Where they ended up in a tenement building on the Lower East Side, the melting pot was something you could smell. "By law, any bathroom has to have a vent," said Jose Velez. "So you open [it], and you smell all the Chinese food cooking; everybody be cooking something different."

Velez moved here from Puerto Rico. His mother, Ramonita, was a seamstress in a garment factory.  To help support the family, in his teens Jose managed to talk his way into the job of building superintendent.

"If you wanted to make it, it was up to you," Velez said. "When you got off the boat, you weren't going to see miracles. Because you didn't."

He remembers the Wong family, and how Mrs. Wong, like his mother, worked long hours in a clothing factory, where speaking English didn't matter.

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Jose Velez's family, who came from Puerto Rico, lived at 103 Orchard Street at the same time as Yat Ping Wong's family of Chinese immigrants.

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The oldest of the Wong children was Yat Ping. She was almost seven when her family joined her father, who was already in New York, in 1965. That was the year a law passed that significantly expanded the ability of all immigrants to the United States to sponsor family members.

"From this day forth, those wishing to immigrate to America shall be admitted on the basis of their skills and their close relationships to those already here," said President Lyndon B. Johnson. 

Called the Hart-Celler Act, its effects are now on President Trump's immigration hit list. ["We have to end chain migration! We have to end chain migration!" he said at a December 8, 2017 rally.]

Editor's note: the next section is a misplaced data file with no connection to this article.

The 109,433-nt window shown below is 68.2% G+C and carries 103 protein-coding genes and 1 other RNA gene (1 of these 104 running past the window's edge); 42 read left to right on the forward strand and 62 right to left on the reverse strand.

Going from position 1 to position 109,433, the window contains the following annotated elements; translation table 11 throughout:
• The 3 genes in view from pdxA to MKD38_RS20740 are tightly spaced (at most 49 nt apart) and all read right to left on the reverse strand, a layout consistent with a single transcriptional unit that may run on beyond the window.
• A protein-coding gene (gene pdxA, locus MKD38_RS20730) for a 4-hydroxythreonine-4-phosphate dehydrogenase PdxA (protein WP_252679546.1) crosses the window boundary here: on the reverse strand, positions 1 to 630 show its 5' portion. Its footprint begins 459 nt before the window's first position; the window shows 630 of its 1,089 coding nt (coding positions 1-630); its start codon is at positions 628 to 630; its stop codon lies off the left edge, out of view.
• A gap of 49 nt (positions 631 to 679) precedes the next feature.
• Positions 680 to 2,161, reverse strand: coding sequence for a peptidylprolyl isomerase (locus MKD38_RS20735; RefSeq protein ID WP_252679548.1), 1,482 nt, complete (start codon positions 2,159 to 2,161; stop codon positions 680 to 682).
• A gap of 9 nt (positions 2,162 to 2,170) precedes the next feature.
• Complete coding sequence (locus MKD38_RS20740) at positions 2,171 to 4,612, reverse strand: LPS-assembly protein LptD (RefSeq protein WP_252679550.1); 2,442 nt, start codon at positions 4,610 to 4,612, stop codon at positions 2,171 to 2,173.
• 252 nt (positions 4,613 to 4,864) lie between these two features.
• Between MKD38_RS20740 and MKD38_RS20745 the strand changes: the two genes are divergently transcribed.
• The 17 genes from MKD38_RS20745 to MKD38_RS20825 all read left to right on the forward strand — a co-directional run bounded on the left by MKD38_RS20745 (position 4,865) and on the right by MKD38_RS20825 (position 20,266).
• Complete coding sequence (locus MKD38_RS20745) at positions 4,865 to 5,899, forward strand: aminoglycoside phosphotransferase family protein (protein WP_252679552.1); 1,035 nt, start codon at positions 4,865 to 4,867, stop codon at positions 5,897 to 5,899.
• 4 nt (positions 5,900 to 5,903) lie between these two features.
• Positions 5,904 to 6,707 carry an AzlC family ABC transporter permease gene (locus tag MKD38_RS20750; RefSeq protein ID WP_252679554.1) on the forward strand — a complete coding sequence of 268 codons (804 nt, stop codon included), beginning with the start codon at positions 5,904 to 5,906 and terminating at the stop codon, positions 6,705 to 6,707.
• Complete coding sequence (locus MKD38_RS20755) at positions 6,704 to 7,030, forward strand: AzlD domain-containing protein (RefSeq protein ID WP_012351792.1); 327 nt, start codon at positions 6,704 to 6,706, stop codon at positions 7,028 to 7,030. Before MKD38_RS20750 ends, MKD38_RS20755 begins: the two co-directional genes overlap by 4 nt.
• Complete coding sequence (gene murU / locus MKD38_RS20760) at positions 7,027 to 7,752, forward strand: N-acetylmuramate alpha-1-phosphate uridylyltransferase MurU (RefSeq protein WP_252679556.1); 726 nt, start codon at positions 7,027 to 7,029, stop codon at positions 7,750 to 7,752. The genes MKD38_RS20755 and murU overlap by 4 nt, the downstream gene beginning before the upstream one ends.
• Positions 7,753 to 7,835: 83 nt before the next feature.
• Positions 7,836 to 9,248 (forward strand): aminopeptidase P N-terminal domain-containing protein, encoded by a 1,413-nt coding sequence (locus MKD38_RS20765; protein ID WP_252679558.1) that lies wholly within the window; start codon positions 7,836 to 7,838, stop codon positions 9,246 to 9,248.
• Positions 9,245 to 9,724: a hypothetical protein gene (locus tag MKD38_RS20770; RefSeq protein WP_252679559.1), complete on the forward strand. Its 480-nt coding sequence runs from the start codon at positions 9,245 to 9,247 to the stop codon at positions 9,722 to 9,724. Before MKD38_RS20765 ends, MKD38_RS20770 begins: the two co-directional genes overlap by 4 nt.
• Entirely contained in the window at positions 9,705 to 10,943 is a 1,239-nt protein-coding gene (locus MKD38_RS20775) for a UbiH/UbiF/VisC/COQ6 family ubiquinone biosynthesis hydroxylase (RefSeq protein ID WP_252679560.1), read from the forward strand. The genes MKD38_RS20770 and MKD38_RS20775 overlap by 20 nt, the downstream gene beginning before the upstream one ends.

"So, 1965 is a turning point with regard to immigration," said Polland. "The Hart-Celler Act takes away those quotas based on racist ideas of who can become an American, and the doors consequently open to populations that have struggled to get into the country."

The result: A surge in immigrants from Africa, the Middle East, and Asia.

Yat Ping Wong described the expectations for a Chinese immigrant:  "That you study hard and you get a good job. If you want to be a dancer or an artist, that's kind of iffy. But if you're gonna be a doctor or lawyer, that's okay."

Wong studied hard, and graduated from Yale. She became a librarian. Jose Velez went on to own a construction company in Puerto Rico. Bella Epstein Seligsohn became a nurse; her daughter, too.  Both her sons are doctors.

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Bella Epstein Seligsohn shows correspondent Martha Teichner her old apartment, recreated by the Tenement Museum.

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Re-visiting her apartment at the Tenement Museum exhibit, she told Teichner, "This will always be home. Home is where you have your heart and your childhood and your memories."

It troubles her that she is now one of those people conflicted about immigration. "The chances now of terror attacks have become greater in the world," she told Teichner. "Am I afraid? Yes. I'm also afraid not to let the immigrants in. I'm afraid on both sides. I'm afraid to deny somebody the opportunity of life."

The kind of opportunity each of these families had. They all moved up and out of the tenement and the way of life they shared under one roof, that now a couple of hundred thousand visitors a year will see and celebrate.

Wong said, "I can't believe that the old building I used to not like, now everybody come and visit, look at this building!  So, it's kind of remarkable."

       
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Story produced by Dustin Stephens.